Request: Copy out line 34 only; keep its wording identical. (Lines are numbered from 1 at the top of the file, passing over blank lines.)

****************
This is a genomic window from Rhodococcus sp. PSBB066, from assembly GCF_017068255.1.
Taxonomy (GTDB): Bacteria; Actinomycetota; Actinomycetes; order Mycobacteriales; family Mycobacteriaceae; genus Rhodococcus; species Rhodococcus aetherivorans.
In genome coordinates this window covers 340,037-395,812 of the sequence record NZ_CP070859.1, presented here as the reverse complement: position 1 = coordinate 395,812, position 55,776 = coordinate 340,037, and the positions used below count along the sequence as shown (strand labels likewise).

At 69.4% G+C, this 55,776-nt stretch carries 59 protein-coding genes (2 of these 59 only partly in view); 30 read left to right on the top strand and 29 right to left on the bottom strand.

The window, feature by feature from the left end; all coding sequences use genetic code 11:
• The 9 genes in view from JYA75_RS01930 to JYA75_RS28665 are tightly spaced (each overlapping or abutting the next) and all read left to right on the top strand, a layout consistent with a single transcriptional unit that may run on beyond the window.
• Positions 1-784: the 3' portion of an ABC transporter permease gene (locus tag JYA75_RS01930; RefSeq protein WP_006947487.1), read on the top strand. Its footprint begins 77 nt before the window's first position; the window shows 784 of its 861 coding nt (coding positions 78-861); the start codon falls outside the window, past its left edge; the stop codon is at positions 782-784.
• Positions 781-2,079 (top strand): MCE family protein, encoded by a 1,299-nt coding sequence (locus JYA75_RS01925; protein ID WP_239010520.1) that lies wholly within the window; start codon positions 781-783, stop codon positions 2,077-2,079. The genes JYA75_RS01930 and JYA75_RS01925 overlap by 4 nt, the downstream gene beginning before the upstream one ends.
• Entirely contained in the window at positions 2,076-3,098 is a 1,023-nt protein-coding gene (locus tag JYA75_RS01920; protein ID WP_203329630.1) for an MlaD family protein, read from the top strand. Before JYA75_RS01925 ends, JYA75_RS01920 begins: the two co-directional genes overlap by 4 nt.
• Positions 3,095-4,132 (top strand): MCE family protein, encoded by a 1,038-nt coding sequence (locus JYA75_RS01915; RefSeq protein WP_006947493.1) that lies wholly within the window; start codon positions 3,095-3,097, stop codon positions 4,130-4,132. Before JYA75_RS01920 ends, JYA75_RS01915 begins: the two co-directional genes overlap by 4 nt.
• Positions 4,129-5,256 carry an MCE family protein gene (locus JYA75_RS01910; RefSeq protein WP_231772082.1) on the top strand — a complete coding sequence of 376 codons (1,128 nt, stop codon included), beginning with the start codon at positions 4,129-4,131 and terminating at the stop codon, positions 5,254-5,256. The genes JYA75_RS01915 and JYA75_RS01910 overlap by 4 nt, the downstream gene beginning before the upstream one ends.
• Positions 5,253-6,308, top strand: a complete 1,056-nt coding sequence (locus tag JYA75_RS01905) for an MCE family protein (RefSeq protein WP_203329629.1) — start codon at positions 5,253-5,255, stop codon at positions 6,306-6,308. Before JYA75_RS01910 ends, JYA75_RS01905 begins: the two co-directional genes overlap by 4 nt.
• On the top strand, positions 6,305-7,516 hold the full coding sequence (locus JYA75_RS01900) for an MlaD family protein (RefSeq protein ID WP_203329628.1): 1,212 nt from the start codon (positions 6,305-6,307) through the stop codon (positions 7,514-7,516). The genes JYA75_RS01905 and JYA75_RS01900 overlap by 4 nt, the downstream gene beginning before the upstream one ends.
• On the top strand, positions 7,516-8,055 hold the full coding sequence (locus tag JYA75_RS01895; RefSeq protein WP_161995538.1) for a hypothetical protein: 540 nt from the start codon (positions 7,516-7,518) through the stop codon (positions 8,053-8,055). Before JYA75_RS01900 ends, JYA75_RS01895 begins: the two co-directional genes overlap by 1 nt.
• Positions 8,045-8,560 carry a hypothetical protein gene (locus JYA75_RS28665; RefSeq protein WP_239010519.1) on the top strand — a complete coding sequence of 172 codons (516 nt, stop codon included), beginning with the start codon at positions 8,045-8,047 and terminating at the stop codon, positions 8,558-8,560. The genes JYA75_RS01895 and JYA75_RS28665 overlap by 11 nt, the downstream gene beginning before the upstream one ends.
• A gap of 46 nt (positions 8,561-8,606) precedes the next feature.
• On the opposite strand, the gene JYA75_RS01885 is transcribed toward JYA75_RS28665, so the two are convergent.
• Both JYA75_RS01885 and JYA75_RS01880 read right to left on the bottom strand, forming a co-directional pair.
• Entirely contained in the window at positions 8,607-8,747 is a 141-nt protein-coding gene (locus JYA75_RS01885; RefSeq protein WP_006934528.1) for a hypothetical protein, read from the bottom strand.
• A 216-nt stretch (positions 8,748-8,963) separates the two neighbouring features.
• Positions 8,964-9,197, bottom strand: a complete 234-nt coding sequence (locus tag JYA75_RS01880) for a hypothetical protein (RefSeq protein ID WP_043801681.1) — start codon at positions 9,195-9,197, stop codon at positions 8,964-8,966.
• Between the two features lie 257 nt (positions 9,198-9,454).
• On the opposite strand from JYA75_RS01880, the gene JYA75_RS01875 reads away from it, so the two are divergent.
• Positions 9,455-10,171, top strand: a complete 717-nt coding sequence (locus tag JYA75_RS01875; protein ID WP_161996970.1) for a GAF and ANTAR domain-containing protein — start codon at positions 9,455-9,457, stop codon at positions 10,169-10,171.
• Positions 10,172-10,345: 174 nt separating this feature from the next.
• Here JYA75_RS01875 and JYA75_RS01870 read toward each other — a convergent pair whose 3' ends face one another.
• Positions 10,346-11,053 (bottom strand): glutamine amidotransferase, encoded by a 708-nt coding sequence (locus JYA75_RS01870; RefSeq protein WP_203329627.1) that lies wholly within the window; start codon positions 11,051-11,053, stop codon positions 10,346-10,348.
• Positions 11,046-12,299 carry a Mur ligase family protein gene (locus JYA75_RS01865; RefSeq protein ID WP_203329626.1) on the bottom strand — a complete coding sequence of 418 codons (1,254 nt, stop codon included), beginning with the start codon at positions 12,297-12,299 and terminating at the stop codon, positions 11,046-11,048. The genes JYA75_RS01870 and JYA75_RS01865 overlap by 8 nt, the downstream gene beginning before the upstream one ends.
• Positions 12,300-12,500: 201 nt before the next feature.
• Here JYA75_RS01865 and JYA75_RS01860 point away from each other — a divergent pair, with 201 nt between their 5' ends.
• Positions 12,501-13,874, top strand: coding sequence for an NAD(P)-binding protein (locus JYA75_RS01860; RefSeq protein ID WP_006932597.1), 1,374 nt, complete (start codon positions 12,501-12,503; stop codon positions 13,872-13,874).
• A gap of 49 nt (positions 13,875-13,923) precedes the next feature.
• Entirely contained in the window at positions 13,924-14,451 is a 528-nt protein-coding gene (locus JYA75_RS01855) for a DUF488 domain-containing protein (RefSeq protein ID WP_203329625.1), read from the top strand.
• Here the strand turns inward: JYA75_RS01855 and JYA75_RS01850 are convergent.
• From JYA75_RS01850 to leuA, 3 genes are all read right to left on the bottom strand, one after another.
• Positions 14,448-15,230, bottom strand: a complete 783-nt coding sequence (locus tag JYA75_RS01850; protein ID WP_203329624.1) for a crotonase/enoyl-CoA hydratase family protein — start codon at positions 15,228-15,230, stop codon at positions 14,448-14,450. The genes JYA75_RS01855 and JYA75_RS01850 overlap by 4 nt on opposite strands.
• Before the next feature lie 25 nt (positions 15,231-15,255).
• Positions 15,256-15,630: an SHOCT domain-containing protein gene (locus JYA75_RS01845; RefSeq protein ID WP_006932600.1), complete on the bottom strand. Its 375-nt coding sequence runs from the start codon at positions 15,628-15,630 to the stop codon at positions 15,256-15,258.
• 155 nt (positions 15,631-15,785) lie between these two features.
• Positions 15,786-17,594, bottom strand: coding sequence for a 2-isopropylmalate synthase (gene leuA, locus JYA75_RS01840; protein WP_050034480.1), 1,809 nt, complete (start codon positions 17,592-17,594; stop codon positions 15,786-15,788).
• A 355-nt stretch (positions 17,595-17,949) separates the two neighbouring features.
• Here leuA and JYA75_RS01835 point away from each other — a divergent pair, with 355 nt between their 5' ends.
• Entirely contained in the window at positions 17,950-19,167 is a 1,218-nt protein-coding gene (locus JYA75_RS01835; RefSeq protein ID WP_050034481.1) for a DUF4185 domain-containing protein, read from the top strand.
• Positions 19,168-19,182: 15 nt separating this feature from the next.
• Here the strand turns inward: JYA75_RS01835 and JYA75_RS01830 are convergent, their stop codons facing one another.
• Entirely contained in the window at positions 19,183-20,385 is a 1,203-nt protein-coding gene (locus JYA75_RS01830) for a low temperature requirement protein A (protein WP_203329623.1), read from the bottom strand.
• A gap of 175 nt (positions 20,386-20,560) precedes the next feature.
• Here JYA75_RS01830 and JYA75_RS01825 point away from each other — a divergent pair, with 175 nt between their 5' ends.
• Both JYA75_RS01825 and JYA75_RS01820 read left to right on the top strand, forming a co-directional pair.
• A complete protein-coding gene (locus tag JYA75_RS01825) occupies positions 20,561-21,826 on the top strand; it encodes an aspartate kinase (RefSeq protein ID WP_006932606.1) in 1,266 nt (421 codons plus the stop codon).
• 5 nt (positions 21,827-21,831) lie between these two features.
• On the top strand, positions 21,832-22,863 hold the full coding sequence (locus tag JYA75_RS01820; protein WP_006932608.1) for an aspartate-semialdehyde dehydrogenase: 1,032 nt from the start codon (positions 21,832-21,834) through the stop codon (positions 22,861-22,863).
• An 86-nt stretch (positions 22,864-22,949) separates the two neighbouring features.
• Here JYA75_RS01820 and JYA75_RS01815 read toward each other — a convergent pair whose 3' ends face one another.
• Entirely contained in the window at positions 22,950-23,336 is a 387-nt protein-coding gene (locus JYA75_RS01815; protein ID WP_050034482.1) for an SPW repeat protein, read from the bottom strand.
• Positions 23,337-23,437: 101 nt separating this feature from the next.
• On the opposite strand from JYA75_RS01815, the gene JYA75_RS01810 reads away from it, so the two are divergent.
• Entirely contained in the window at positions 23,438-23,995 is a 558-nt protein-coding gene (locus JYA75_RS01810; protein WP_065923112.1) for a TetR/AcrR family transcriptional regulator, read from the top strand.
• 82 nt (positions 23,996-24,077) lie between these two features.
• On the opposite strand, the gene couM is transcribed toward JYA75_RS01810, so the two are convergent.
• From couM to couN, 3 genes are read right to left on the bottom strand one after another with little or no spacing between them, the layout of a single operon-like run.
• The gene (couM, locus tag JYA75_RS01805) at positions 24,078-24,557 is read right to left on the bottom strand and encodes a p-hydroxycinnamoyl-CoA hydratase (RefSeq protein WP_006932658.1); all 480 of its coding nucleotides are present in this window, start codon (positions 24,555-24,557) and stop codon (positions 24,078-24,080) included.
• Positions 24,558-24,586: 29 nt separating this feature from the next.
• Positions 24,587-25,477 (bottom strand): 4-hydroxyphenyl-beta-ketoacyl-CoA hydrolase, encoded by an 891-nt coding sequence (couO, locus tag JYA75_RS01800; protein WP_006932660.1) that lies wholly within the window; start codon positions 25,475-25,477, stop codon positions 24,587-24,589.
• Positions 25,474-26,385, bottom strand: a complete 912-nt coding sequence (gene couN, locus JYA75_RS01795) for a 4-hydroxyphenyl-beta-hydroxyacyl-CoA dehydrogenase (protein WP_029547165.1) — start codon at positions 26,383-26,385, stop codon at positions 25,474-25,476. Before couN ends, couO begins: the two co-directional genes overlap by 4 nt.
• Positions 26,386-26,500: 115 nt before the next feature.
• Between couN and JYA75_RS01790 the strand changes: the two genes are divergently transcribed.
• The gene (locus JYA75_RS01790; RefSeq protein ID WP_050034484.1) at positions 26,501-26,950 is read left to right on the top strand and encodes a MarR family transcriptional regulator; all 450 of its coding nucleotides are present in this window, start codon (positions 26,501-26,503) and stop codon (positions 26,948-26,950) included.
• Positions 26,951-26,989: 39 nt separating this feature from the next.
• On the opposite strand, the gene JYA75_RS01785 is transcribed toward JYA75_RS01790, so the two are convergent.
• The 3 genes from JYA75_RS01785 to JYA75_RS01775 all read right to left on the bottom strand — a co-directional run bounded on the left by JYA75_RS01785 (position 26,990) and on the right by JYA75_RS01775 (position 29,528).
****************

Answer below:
• Here the strand turns inward: JYA75_RS01855 and JYA75_RS01850 are convergent.